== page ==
As the Pride of Kent eased its way towards the port in Calais, it was making history.
The first ferry to have crossed the English Channel in 2021; the first to carry lorries that were travelling under the umbrella of new rules and regulations.
What happened next was exactly as you might have predicted.
The roads did not come to a halt; tensions did not flare at customs.
Instead, 36 lorries came off the boat and most drove straight out and on to the public road.
Only three were asked to pull over for more checks.
So the Brexit years did not start with chaos and cacophony, but with exactly the sort of smooth process that we have become used to in the past few decades.
But perhaps we should be wary of reading too much into this first morning.
For a start, freight traffic is notably light at the moment, and even a few early hiccups wouldn’t be anywhere near enough to cause any notable traffic problems.
New Year’s Day is, unsurprisingly, always pretty quiet.
This year, it’s even more still than normal on the roads around Calais.
It’s quite clear that many hauliers took the decision to reduce the number of journeys they made over the first week or two of 2021, out of fear of disruption.
UK warehouses also bear witness to the fact that plenty of companies were stockpiling goods in December.
We shouldn’t expect to see freight deliveries get back to normal for a week or so.
So will it cope then?
Calais does have new staff, new infrastructure and a new atmosphere – friction has been added to the system, but a great deal is being done to try to mitigate it.
At Dover, money has been spent on traffic management systems, and their own version of new customs checks.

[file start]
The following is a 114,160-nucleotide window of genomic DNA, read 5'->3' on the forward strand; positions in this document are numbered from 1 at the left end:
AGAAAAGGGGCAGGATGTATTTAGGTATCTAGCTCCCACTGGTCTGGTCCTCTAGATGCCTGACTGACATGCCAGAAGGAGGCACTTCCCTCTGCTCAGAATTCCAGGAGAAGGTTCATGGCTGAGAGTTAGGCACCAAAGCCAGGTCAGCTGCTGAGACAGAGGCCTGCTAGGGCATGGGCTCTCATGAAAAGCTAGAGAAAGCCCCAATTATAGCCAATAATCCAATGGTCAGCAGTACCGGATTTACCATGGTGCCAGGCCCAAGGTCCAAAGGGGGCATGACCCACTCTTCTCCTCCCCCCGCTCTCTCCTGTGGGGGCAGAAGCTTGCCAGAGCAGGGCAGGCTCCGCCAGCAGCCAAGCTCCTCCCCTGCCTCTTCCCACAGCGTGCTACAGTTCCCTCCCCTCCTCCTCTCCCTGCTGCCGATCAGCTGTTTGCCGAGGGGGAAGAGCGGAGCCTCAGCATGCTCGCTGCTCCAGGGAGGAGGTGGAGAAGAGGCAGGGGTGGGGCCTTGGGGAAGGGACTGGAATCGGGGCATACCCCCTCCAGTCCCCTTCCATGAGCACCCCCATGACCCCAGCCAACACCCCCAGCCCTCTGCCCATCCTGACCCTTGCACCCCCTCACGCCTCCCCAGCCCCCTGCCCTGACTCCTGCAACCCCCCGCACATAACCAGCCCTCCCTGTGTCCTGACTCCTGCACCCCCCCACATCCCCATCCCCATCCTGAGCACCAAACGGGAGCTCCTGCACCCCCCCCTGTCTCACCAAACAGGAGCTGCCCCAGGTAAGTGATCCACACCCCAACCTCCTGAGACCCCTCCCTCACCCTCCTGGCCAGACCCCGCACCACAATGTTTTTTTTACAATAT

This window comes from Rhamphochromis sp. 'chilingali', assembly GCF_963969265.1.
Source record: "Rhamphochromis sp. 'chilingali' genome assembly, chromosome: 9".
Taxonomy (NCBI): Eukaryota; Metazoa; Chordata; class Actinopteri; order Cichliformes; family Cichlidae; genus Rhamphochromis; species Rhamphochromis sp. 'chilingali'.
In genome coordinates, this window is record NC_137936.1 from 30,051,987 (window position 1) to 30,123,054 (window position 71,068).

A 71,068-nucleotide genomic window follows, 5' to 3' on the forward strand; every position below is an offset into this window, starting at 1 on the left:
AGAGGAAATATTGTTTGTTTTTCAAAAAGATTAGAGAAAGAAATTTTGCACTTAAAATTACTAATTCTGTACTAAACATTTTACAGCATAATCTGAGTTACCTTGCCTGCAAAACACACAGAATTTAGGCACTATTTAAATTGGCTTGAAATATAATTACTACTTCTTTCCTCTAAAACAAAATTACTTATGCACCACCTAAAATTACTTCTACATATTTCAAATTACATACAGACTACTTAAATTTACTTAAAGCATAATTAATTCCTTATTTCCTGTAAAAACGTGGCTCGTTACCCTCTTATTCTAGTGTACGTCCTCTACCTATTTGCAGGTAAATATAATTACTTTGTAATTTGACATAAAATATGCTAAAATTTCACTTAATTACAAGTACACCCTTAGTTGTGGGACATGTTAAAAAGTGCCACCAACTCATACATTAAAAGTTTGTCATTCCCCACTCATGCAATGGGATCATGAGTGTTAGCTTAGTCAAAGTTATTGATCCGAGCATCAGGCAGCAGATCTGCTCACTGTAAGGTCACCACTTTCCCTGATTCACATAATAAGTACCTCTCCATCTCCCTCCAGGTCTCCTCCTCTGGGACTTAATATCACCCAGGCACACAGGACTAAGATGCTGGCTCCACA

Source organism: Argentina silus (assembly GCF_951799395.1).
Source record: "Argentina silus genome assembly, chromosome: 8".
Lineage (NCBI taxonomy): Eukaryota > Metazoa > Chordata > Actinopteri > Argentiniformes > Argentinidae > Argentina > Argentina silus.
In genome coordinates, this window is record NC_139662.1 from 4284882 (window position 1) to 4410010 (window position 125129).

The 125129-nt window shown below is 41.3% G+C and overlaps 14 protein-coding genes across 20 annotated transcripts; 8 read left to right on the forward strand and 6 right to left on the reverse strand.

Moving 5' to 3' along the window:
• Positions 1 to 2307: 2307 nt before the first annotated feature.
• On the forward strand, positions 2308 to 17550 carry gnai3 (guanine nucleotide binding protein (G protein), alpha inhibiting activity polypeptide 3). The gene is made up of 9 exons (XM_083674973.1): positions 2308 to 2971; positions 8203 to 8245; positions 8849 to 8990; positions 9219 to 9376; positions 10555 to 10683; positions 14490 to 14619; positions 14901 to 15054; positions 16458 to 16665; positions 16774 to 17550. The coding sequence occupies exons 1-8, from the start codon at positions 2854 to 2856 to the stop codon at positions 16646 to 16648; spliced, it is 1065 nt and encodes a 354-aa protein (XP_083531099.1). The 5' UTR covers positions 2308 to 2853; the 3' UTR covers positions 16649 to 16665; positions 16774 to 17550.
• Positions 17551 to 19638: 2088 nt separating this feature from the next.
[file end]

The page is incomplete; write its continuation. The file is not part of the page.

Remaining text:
But they are different approaches, with their own distinct models.
It is the contrasting reaction to those regulatory changes that will matter, though.
While British customs will wave through most freight traffic for the first six months, the European Union is likely to eschew such a light-touch approach.
The French have concentrated on trying to perfect a system of checks that allows lorries to drive straight out of the port if their paperwork is in order.
In Dover, the British have come up with a system that similarly aims to stop a vehicle even getting on to the boat if it doesn’t have the correct authorisation or, at the moment, a negative COVID test.
The bottom line is that, on the face of it, the delays, and thus the traffic jams, still look a lot more likely to occur in Kent than in Calais.
That is the question that now sits in front of us – about when the newly-installed friction will start to make itself felt, how it will manifest itself, and whether it will show up profound issues, or simply short-term problems that are readily remedied.
By the time the Pride of Kent had docked in Calais, another boat had already left the port, heading in the other direction.
More did so over the course of the day, watched by dog-walkers and joggers pounding along the cost.
By then, hundreds of lorries had already crossed the Channel, in both directions, courtesy of overnight Eurostar shuttles.
The first driver to be waved through into France was a 62-year-old Romanian, who said he was pleased to be making history.
For the moment, the spectre of cross-channel disruption is the dog that hasn’t barked. Not yet, anyway.